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Available until: 31 January 2021
Jocelyn Hargrave has taught writing, editing and publishing at Monash University and the University of Melbourne since submitting her doctorate in 2016. She is the author of The Evolution of Editorial Style in Early Modern England (Palgrave Macmillan, 2019), and numerous articles derived from her Masters and doctoral research published in scholarly journals such as Script & Print, Publishing Research Quarterly and the Journal of Scholarly Publishing. Jocelyn is currently writing her second book, Pedagogy and Editorial Practice, to be published by Cambridge University Press in 2021. Jocelyn has worked in the educational publishing industry for twenty-three years; presently, she is employed as a freelance editor for Oxford University Press.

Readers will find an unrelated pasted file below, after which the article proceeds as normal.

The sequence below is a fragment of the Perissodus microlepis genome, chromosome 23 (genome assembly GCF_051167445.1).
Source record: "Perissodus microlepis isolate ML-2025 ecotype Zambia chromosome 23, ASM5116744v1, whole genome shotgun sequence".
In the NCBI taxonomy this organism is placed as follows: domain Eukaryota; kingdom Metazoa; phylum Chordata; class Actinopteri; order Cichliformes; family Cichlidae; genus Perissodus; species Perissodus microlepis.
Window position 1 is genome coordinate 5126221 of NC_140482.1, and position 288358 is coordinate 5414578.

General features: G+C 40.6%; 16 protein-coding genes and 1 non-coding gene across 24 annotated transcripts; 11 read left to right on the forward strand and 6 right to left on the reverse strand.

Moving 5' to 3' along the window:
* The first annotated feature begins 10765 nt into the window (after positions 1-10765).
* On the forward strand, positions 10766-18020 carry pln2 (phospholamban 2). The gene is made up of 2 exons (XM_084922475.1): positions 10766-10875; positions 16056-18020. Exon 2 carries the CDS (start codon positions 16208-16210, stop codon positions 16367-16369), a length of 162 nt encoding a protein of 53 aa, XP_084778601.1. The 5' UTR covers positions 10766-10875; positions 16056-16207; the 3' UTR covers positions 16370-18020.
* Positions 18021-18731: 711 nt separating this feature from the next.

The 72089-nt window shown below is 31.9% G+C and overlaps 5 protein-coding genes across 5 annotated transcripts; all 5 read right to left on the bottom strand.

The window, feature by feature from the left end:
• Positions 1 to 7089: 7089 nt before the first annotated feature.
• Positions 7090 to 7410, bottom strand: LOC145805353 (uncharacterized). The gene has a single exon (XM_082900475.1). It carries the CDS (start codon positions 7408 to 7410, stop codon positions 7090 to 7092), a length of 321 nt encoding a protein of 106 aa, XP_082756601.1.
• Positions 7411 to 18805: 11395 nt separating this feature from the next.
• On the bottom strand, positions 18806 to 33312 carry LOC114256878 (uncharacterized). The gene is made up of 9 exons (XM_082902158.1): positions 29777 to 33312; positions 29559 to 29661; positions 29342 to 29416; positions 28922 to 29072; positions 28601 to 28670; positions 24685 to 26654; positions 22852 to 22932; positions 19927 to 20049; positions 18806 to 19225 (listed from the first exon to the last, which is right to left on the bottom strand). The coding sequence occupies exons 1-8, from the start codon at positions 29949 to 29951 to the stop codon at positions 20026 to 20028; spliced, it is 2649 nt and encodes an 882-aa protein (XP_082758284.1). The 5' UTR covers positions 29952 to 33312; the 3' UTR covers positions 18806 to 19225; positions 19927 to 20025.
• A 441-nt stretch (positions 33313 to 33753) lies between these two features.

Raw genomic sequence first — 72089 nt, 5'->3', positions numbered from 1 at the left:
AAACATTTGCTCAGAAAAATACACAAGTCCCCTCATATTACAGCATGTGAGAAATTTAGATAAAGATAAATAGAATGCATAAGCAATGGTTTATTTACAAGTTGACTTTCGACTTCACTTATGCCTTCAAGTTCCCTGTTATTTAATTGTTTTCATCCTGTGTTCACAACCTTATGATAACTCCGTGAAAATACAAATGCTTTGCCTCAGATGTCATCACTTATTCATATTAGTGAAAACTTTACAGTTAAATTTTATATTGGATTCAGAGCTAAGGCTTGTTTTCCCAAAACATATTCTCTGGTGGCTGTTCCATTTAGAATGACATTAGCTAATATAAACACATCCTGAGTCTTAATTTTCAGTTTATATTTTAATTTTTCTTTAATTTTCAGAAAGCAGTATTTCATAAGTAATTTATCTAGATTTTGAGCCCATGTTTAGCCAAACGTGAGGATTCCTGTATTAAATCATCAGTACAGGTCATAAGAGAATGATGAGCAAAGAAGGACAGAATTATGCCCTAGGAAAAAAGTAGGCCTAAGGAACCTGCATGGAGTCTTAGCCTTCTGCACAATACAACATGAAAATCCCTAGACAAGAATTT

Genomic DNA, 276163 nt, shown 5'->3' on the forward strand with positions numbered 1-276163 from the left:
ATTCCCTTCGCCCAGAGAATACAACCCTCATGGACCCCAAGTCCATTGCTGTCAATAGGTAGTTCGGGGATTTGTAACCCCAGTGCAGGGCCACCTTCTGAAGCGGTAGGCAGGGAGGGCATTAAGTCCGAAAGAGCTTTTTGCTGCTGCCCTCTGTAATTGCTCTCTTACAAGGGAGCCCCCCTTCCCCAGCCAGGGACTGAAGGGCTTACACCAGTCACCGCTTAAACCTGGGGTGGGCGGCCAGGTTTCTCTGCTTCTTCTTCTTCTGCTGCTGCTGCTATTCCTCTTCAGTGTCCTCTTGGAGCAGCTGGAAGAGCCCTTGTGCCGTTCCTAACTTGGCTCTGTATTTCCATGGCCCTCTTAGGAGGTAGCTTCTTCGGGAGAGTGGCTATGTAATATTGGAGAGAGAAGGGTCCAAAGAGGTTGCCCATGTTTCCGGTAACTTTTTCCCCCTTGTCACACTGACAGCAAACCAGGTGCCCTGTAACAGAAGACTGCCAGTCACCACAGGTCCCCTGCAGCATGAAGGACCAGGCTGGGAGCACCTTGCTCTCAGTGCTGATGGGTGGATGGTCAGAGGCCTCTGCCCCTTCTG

A much-needed dialogue in academia and industry is the marginalisation of educational publishing, with particular preference given to trade/literary publishing, despite the significance of educational publishing to the Australian publishing market: sales of educational print products in 2018 amounted to $577 million, and for digital, $194 million, which represented approximately 40% of all sales. The purpose of this talk, therefore, is to demystify educational publishing: to give an overview of this publishing sector, especially in Melbourne, how editorial practices have evolved over the past ten years (moving from print to digital), and the benefits of working in a sector that is considered less romantic, especially for those entering the industry after completing their university study.